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AgResearch GE Cow Application Contravenes Law

21 August 2005

AgResearch GE Cow Application Contravenes Law: Minister Must Use "Call In" Powers

AgResearch's recently-approved experiment to produce Lactoferrin from GE cows has been revealed to be a full scale manufacturing business and not a just a 'development' as previously implied in order to get ERMA's go-ahead.

According to statements from AgResearch's European business partner-" Pharming"- the NZ Crown Research Institute will bear the full cost of producing recombinant human lactoferrin (rhLF) as well as being responsible for marketing across Asia.

The manufacturing plan clearly exceeds the 'development' title under which the approval has been made by ERMA and avoids public consultation. Worse is the intention to avoid proper testing and restrictions on use of the GE product by persuading the US Food and Drug Administration to approve it as "GRAS: Generally Recognised as Safe".

For these reasons the application must be called-in by the Minister under the HSNO Act. If this project is allowed to go ahead AgResearch will make New Zealand into a GE-nation, which will be the ultimate denial of the public will to maintain New Zealand's GE-Free status.

The attempt to sneak approval as "GRAS" is also a threat to public health and exposes AgResearch to liability that could run to billions of dollars as it did with a previous GE supplement made by Showa Denko.

The biotech company's thinly veiled rhetoric saying that GE Lactoferrin is a supplementation for neo nates sets a dangerous precedent for regulation of such products in this country and overseas. Lactoferrin is already a widely available iron supplement for neonates used to help with strengthening the nerves and immune system. The very effective bovine lactoferrin, extracted from colustrum and cows milk, has been safely and successfully used for many years and there is no problem with supply. In fact Fonterra have a lucrative successful export market which is now threatened by a GE variant with much greater potential risk.

"ERMA is being disingenuous and complicit in accepting AgResearch's rhetoric and by failing to look deeper into the scientific merit or consulting with the public" says Claire Bleakley of GE Free NZ in food and Environment.

"The taxpayer is heading into another million dollar loss if AgResearch is to carry full responsibility for the cost of the production process which is an unnecessary use of GE and which 75% of New Zealanders do not want."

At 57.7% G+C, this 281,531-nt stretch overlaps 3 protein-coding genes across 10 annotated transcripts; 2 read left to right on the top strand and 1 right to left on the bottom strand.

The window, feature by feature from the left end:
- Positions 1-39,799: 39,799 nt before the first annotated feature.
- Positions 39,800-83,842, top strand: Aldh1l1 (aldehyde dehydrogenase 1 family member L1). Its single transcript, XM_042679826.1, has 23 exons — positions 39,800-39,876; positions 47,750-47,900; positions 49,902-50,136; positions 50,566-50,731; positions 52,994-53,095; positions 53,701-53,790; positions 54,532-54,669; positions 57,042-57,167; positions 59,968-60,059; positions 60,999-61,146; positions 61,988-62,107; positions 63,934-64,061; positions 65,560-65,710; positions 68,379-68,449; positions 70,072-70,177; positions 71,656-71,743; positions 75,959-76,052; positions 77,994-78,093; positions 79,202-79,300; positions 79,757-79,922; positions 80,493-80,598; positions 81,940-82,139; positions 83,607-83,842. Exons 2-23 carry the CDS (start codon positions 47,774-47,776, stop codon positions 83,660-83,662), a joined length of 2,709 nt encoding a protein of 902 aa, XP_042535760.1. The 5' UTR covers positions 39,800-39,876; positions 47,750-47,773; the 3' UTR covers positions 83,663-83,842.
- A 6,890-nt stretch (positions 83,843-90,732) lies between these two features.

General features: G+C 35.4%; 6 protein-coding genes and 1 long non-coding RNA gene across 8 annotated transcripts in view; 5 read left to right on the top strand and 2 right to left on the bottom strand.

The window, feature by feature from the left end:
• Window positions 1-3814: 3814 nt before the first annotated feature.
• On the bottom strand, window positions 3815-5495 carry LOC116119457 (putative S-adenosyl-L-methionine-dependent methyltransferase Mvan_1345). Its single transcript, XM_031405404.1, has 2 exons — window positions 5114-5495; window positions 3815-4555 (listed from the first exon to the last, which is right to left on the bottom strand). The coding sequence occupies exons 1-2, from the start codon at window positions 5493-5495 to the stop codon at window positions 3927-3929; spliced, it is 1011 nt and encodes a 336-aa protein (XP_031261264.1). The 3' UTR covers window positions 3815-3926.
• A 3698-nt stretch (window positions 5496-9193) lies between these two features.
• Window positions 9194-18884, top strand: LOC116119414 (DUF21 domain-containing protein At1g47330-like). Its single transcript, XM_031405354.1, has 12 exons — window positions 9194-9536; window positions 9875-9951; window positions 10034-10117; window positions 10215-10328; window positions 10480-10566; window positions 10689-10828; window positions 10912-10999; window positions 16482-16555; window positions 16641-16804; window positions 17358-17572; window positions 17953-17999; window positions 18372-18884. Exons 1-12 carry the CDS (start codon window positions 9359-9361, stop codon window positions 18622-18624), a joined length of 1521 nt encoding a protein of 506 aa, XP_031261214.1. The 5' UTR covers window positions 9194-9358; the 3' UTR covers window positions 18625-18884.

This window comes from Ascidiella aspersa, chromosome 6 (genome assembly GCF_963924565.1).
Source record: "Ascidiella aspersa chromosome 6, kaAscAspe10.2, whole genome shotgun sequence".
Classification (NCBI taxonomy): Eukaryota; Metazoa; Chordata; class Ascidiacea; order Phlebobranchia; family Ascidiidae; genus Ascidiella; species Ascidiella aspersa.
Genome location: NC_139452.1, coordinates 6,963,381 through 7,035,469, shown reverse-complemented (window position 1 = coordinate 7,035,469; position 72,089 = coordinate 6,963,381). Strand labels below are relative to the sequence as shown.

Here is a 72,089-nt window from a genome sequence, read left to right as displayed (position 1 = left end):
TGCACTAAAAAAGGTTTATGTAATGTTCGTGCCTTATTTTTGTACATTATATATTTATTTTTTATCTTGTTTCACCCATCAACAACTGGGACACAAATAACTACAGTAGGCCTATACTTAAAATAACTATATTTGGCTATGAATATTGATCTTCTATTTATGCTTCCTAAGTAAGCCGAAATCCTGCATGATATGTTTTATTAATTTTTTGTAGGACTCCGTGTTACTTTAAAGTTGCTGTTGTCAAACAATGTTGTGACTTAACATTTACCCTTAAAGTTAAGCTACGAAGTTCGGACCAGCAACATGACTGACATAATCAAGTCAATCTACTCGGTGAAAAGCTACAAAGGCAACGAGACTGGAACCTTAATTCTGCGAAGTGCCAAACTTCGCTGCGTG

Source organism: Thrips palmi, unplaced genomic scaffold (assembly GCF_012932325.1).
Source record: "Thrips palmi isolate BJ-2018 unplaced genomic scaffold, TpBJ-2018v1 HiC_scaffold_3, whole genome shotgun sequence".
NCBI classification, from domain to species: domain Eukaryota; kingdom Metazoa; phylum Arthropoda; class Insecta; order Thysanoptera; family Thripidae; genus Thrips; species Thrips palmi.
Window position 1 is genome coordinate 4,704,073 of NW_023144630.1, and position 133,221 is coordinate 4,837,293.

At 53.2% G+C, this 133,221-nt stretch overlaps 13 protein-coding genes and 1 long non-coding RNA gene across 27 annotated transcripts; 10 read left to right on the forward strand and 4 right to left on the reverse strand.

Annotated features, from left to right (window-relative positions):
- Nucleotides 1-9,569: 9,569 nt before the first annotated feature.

GE Free NZ demands that the Minister use her powers under HSNO to call in the AgResearch Lactoferrin embryo application.

In May AgResearch was given an approval to import genetically modified semen and embryo's inserted with the human gene Lactoferrin to create a production herd. GE Free is of the understanding that this does not constitute a development experiment under GMD 02028, as it does not fit into the generic approval that ERMA outlined in its decision. The original GMD 02028 approval was the subject of a previous legal challenge made by Madge and further legal action against this latest approval is being considered .

GE Free understands that the Lactoferrin deal is a business transaction between a private company (Pharming) and a taxpayer-funded organisation, but one which could potentially drive the CRI into ruin. In effect this project is thrusting New Zealand into an overt commercial full scale manufacturer of GE products.

"The failure by ERMA to consult with the public on this application is shocking" says Claire Bleakley. "GE Free NZ was assured of a meeting with all interested parties once the new ERMA CEO came to office, but this hasn't happened."

ERMA and the Minister both have a duty to stop or call in the application before it goes any further as it clearly contravenes the laws of this country. This sort of application should require a full-release authorisation under the HSNO Act legislative process.

Given initial safety studies have not been conducted, the precautionary principle demands that the effects on ecosystems, communities, the environment and economy should be ascertained before any approval is made.

"AgResearch is hoping that they will be able to advance the experiment by impregnating the cows. But without full notification and consulting with the taxpaying public on this application we believe that they will be breaking the law," says Claire Bleakley.

"Our members are sick of the public having to bear the full cost of GE failures and of being deliberately left in dark by the Minister and ERMA. There is growing concern at the conflict of interesting in regulation in New Zealand. ESR is partnered by Syngenta, AgResearch with Pharming, yet these converging commercial interests now threaten the Public and National Interest."

"We need a new scientific organisation that does not have links to big business so that independent safety analysis in New Zealand is genuinely independent and not compromised by links between vested interests."

ENDS


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